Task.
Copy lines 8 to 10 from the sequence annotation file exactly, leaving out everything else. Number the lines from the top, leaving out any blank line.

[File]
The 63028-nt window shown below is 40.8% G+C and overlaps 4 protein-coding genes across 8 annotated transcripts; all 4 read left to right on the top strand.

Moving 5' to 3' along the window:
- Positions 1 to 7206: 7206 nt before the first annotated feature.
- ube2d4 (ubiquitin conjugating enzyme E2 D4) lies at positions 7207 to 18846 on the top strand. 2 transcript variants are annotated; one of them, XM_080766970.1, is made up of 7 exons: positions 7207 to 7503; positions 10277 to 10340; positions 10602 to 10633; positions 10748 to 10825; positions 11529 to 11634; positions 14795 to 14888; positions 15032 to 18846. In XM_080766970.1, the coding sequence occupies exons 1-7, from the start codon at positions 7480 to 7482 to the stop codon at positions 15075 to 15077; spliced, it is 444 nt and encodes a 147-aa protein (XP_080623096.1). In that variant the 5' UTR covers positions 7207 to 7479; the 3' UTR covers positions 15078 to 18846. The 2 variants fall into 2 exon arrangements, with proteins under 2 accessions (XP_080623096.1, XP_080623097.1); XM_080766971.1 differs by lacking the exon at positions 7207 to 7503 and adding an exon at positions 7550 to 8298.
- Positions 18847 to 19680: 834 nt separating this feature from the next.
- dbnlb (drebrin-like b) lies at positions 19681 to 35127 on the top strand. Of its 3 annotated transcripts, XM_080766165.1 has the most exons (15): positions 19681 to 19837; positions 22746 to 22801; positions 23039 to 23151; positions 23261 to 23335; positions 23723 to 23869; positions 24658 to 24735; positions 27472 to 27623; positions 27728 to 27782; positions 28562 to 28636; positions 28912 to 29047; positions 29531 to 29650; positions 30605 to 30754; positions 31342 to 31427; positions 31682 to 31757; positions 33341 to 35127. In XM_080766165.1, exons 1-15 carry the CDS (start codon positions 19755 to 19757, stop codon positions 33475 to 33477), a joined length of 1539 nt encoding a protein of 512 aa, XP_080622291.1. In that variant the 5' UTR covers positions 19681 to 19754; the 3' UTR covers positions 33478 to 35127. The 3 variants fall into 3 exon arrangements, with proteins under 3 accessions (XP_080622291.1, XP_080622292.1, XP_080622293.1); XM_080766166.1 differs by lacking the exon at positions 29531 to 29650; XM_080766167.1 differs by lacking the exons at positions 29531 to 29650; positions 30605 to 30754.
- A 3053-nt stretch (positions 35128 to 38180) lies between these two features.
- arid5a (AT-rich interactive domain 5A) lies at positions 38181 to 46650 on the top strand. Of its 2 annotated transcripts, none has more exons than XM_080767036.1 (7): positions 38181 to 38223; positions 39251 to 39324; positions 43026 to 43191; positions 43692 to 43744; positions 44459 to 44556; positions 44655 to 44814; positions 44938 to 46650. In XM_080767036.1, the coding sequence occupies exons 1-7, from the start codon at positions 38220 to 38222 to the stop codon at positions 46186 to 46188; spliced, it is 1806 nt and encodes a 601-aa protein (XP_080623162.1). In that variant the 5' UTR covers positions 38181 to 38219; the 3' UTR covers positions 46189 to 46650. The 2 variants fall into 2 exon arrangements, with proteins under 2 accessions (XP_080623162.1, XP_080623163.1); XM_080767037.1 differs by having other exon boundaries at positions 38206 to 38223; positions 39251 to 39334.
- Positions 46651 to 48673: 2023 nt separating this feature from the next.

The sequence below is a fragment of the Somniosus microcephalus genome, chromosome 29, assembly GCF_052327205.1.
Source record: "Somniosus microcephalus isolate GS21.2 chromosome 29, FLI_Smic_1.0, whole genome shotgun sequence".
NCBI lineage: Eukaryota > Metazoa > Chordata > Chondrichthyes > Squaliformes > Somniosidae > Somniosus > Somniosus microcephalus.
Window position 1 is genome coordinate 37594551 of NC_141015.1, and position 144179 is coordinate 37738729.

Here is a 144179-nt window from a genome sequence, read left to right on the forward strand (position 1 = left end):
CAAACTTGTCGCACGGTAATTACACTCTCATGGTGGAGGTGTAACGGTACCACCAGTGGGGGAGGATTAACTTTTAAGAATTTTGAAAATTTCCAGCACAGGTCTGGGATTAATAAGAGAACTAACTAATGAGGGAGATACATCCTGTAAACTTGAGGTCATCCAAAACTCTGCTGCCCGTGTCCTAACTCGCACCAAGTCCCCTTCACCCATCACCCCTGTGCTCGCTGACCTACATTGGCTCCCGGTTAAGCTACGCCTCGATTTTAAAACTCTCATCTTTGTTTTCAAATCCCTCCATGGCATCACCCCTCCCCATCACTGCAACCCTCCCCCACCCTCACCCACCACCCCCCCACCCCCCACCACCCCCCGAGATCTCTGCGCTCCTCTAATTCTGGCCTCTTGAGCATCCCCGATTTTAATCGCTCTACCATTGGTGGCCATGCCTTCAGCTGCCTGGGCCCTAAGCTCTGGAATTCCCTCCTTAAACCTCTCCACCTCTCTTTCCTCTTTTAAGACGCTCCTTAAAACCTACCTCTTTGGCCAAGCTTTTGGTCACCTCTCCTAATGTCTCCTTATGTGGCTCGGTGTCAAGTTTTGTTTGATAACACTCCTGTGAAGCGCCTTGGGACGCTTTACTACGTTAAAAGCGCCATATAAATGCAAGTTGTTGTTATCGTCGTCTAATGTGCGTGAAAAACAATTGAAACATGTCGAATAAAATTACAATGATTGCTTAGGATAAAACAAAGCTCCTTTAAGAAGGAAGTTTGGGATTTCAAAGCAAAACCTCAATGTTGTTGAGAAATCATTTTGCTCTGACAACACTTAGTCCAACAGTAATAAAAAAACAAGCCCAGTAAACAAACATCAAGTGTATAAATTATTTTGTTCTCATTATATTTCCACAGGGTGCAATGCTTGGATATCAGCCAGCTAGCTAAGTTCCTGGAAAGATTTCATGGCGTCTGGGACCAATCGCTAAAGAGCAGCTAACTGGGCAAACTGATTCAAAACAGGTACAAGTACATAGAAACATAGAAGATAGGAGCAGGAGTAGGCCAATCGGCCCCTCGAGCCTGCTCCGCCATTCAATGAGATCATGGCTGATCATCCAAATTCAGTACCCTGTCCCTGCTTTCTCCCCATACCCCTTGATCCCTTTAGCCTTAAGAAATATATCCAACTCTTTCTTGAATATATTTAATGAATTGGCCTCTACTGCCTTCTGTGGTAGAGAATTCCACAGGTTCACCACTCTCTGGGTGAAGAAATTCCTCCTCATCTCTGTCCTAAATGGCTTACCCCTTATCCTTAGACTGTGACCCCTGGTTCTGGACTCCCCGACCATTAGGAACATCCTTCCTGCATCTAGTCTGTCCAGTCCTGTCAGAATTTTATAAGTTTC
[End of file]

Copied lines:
- arid5a (AT-rich interactive domain 5A) lies at positions 38181 to 46650 on the top strand. Of its 2 annotated transcripts, none has more exons than XM_080767036.1 (7): positions 38181 to 38223; positions 39251 to 39324; positions 43026 to 43191; positions 43692 to 43744; positions 44459 to 44556; positions 44655 to 44814; positions 44938 to 46650. In XM_080767036.1, the coding sequence occupies exons 1-7, from the start codon at positions 38220 to 38222 to the stop codon at positions 46186 to 46188; spliced, it is 1806 nt and encodes a 601-aa protein (XP_080623162.1). In that variant the 5' UTR covers positions 38181 to 38219; the 3' UTR covers positions 46189 to 46650. The 2 variants fall into 2 exon arrangements, with proteins under 2 accessions (XP_080623162.1, XP_080623163.1); XM_080767037.1 differs by having other exon boundaries at positions 38206 to 38223; positions 39251 to 39334.
- Positions 46651 to 48673: 2023 nt separating this feature from the next.

The sequence below is a fragment of the Somniosus microcephalus genome, chromosome 29, assembly GCF_052327205.1.